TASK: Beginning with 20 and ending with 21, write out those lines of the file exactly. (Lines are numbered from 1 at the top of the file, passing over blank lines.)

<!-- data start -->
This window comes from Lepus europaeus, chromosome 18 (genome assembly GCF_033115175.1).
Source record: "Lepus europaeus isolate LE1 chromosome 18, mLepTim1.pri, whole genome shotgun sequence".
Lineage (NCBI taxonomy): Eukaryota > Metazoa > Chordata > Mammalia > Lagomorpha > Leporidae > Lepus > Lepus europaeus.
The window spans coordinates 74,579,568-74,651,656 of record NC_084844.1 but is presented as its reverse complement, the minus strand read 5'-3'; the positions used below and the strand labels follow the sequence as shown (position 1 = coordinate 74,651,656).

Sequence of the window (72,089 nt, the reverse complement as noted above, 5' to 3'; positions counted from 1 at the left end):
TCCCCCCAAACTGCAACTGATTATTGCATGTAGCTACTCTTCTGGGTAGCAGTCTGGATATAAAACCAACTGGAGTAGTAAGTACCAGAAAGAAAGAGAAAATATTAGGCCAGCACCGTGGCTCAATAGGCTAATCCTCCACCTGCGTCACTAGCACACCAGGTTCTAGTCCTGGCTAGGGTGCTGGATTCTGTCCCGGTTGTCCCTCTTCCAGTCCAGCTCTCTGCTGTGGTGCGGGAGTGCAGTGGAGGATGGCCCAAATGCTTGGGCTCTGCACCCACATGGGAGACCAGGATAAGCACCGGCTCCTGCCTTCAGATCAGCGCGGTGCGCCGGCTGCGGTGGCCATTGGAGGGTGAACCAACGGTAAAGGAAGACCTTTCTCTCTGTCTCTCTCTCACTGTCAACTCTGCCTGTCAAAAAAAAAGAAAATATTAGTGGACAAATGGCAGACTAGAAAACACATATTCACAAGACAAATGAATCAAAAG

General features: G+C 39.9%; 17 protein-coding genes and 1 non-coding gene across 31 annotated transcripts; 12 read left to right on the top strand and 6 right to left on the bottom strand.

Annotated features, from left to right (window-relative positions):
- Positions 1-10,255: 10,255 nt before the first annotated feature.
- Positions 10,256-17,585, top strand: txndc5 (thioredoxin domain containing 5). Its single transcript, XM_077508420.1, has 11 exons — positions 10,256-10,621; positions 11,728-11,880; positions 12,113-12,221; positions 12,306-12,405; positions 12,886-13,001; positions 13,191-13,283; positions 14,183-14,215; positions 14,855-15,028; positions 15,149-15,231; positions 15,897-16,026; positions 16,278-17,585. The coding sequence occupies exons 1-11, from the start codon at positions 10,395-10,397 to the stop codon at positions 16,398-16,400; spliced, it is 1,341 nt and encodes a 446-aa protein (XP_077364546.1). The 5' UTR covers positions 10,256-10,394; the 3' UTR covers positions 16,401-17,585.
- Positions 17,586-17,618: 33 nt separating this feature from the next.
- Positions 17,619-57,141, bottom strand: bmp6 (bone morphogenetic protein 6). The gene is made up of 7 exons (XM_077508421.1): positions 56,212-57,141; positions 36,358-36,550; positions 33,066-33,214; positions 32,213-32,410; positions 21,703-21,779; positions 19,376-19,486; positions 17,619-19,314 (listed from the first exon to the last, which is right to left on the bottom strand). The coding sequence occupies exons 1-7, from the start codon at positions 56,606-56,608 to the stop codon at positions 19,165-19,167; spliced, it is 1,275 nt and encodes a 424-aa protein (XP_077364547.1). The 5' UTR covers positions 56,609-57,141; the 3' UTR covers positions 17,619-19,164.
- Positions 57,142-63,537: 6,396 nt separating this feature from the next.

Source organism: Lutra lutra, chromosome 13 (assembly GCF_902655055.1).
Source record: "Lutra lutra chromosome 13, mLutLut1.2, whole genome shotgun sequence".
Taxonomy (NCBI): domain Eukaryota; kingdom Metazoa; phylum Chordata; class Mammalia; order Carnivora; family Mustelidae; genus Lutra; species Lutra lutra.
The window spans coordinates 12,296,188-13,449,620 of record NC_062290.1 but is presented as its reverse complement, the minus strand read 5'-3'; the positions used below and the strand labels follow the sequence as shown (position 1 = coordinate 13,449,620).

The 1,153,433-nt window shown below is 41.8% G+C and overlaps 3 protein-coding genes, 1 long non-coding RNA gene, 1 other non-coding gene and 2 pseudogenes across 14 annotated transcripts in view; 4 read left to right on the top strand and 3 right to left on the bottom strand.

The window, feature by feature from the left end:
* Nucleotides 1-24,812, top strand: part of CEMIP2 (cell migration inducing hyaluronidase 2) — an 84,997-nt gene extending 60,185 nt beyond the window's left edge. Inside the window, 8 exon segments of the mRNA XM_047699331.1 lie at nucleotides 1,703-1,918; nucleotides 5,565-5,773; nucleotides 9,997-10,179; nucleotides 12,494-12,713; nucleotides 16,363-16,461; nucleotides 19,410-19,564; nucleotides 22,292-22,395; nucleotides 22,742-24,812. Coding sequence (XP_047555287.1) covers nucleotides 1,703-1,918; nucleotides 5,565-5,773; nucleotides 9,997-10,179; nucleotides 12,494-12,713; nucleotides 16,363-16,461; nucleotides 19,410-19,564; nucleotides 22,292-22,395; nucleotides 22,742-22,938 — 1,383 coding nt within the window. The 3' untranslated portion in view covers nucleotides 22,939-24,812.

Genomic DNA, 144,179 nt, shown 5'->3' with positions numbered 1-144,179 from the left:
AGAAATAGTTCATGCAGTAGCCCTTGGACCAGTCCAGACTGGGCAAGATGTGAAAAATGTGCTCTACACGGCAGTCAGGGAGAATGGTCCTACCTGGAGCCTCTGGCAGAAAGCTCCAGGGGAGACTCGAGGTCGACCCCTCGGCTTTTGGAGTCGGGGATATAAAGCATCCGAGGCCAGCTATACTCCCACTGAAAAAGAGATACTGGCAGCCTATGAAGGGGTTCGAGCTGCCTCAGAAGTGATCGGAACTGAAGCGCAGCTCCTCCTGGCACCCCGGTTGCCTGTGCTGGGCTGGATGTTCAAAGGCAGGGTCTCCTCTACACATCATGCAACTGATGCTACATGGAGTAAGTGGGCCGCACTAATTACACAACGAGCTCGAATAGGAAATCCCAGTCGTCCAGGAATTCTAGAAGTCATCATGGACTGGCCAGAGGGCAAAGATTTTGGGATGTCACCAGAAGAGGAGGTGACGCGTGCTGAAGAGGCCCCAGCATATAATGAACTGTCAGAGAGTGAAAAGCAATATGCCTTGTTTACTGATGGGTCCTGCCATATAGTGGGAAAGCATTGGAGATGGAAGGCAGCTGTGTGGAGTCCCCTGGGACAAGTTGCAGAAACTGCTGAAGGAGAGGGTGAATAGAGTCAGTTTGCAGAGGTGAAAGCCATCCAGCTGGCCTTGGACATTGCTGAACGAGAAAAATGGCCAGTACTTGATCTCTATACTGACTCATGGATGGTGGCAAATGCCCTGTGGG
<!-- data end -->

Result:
* Nucleotides 1-24,812, top strand: part of CEMIP2 (cell migration inducing hyaluronidase 2) — an 84,997-nt gene extending 60,185 nt beyond the window's left edge. Inside the window, 8 exon segments of the mRNA XM_047699331.1 lie at nucleotides 1,703-1,918; nucleotides 5,565-5,773; nucleotides 9,997-10,179; nucleotides 12,494-12,713; nucleotides 16,363-16,461; nucleotides 19,410-19,564; nucleotides 22,292-22,395; nucleotides 22,742-24,812. Coding sequence (XP_047555287.1) covers nucleotides 1,703-1,918; nucleotides 5,565-5,773; nucleotides 9,997-10,179; nucleotides 12,494-12,713; nucleotides 16,363-16,461; nucleotides 19,410-19,564; nucleotides 22,292-22,395; nucleotides 22,742-22,938 — 1,383 coding nt within the window. The 3' untranslated portion in view covers nucleotides 22,939-24,812.

Genomic DNA, 144,179 nt, shown 5'->3' with positions numbered 1-144,179 from the left: